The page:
So a basic form of the Gauss error function is

$$\int e^{x^2}\,dx$$

and apparently this is not solvable analytically. But why? It seems that I can solve it pretty easily as

$$\int e^{x^2}\,dx = \frac{1}{2x}e^{x^2}$$


$$\frac{d}{dx} \frac{1}{2x}e^{x^2} = e^{x^2}.$$

Why is this wrong?

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    $\begingroup$ go review the rules of differentiation. $\endgroup$
    – ILoveMath
    May 3, 2017 at 4:02
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    $\begingroup$ Have you learnt about the product rule? $\endgroup$
    – Zain Patel
    May 3, 2017 at 4:03
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    $\begingroup$ If you apply the quotient rule and chain rule on the derivative for $\frac{e^{x^2}}{2x},$ you do not get $e^{x^2}$ $\endgroup$ May 3, 2017 at 4:07
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    $\begingroup$ As for the possibility of finding an antiderivative using elementary functions, you might be interested in Liouville's theorem (differential algebra), which can be used to prove certain functions do not have elementary antiderivatives (including $e^{-x^2}$): en.wikipedia.org/wiki/… $\endgroup$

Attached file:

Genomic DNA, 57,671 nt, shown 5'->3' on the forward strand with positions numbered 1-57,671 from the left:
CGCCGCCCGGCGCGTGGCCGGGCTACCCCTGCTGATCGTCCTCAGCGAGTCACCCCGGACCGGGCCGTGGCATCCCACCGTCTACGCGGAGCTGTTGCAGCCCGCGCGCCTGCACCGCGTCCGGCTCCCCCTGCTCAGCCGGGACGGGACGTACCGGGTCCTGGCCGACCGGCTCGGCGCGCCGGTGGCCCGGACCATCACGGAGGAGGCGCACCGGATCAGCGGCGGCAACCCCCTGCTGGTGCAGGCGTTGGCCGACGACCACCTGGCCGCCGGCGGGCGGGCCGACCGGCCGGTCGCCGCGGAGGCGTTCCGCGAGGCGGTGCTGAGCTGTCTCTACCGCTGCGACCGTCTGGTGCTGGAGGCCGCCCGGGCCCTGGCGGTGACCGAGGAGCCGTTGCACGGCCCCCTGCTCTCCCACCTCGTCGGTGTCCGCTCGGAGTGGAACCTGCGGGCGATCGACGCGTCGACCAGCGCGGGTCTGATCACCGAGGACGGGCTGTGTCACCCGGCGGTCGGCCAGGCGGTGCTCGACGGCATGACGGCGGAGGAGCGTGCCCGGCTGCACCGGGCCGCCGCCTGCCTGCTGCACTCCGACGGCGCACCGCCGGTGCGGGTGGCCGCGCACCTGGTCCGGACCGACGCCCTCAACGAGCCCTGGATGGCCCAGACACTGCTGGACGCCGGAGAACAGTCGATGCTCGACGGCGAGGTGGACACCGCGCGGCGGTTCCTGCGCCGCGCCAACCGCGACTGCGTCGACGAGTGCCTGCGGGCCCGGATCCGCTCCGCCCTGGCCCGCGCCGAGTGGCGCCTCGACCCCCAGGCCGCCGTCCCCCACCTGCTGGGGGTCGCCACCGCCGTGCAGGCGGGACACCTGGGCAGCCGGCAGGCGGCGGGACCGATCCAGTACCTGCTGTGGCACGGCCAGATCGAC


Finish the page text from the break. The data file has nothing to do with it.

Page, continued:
– Tob Ernack
    May 3, 2017 at 4:22
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    $\begingroup$ @TheGreatDuck "The solution to that integral is the error function". Actually, it is the imaginary error function multiplied by a factor of $\frac{\sqrt{\pi}}{2}$ (plus the constant of integration). $\endgroup$ May 3, 2017 at 20:57

1 Answer 1


When you take the derivative of $$\frac{1}{2x}e^{x^{2}}$$ you need to use the product and chain rules. You get $$\frac{d}{dx}\frac{1}{2x}e^{x^{2}} = -\frac{1}{2x^{2}}e^{x^{2}}+\frac{1}{2x}2xe^{x^{2}} = e^{x^{2}}\left(1-\frac{1}{2x^{2}}\right) \neq e^{x^{2}}. $$


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